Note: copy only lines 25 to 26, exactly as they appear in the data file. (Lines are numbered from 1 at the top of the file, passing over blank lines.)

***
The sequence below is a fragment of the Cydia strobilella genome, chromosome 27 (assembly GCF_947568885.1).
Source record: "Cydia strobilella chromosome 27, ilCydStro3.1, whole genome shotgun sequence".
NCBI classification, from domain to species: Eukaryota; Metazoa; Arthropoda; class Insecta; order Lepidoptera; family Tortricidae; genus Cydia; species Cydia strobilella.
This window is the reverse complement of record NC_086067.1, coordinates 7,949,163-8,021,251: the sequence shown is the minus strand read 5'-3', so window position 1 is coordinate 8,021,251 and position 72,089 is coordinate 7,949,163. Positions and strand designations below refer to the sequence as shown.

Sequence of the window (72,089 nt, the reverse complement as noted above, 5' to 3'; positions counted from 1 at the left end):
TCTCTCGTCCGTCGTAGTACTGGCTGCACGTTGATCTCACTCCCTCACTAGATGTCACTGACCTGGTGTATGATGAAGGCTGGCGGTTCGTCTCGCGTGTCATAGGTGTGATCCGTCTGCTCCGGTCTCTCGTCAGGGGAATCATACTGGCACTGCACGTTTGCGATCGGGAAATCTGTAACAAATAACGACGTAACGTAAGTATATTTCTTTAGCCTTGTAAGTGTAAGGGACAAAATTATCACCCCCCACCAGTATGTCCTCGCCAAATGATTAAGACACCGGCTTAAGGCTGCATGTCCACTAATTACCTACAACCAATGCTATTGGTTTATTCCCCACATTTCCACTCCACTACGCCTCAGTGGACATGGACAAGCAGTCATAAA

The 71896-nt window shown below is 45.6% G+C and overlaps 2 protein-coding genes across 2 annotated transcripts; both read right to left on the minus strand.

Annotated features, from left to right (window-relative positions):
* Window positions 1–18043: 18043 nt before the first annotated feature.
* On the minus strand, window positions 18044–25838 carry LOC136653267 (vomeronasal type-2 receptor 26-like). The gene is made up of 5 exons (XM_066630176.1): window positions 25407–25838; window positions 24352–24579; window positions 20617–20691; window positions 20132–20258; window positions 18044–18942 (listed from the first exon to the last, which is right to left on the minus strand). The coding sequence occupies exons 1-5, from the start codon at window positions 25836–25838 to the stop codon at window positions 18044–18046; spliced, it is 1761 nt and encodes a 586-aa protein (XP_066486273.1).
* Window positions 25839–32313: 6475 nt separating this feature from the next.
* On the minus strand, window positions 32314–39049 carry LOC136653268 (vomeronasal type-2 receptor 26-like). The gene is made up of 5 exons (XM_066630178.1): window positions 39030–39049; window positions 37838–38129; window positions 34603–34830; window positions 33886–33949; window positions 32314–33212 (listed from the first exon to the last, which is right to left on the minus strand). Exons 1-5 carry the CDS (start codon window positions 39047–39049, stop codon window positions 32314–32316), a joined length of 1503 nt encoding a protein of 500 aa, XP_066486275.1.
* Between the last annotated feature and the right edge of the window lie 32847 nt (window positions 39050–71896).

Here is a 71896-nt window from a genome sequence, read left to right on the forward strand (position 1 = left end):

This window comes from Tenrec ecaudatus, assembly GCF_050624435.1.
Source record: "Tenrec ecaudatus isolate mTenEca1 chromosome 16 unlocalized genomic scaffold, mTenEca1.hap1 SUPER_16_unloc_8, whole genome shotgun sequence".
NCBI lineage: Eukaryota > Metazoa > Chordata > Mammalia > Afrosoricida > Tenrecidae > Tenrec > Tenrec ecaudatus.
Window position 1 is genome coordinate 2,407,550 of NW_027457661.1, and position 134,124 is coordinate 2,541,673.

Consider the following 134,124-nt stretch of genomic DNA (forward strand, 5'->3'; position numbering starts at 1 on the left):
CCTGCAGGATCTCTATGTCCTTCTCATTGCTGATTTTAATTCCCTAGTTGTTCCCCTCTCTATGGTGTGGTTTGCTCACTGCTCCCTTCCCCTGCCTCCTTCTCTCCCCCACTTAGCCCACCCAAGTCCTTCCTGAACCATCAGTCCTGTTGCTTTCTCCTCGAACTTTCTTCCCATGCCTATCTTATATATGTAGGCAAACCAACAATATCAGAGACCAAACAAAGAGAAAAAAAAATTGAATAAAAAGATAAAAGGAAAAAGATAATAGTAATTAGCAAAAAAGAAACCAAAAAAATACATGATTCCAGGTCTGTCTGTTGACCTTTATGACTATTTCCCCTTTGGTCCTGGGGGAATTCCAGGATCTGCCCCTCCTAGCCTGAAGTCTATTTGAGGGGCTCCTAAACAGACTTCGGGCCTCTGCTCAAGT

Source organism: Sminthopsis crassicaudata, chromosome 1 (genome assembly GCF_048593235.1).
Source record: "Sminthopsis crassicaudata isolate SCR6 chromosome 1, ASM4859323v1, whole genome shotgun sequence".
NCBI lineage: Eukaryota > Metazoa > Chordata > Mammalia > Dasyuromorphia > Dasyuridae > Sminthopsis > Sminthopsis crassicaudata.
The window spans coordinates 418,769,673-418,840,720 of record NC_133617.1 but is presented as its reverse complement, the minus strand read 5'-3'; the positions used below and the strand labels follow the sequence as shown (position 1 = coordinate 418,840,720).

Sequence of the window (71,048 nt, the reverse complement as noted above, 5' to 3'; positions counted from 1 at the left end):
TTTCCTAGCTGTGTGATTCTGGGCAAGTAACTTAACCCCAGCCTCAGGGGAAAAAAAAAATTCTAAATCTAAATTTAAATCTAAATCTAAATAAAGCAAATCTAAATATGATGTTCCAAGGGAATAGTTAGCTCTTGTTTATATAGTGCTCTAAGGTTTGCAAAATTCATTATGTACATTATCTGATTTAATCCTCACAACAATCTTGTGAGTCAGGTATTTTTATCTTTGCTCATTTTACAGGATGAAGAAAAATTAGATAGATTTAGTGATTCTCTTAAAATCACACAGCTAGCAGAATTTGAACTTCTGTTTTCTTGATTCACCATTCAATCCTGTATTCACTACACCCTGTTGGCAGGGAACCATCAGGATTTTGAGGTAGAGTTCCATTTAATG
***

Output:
Sequence of the window (71,048 nt, the reverse complement as noted above, 5' to 3'; positions counted from 1 at the left end):
TTTCCTAGCTGTGTGATTCTGGGCAAGTAACTTAACCCCAGCCTCAGGGGAAAAAAAAAATTCTAAATCTAAATTTAAATCTAAATCTAAATAAAGCAAATCTAAATATGATGTTCCAAGGGAATAGTTAGCTCTTGTTTATATAGTGCTCTAAGGTTTGCAAAATTCATTATGTACATTATCTGATTTAATCCTCACAACAATCTTGTGAGTCAGGTATTTTTATCTTTGCTCATTTTACAGGATGAAGAAAAATTAGATAGATTTAGTGATTCTCTTAAAATCACACAGCTAGCAGAATTTGAACTTCTGTTTTCTTGATTCACCATTCAATCCTGTATTCACTACACCCTGTTGGCAGGGAACCATCAGGATTTTGAGGTAGAGTTCCATTTAATG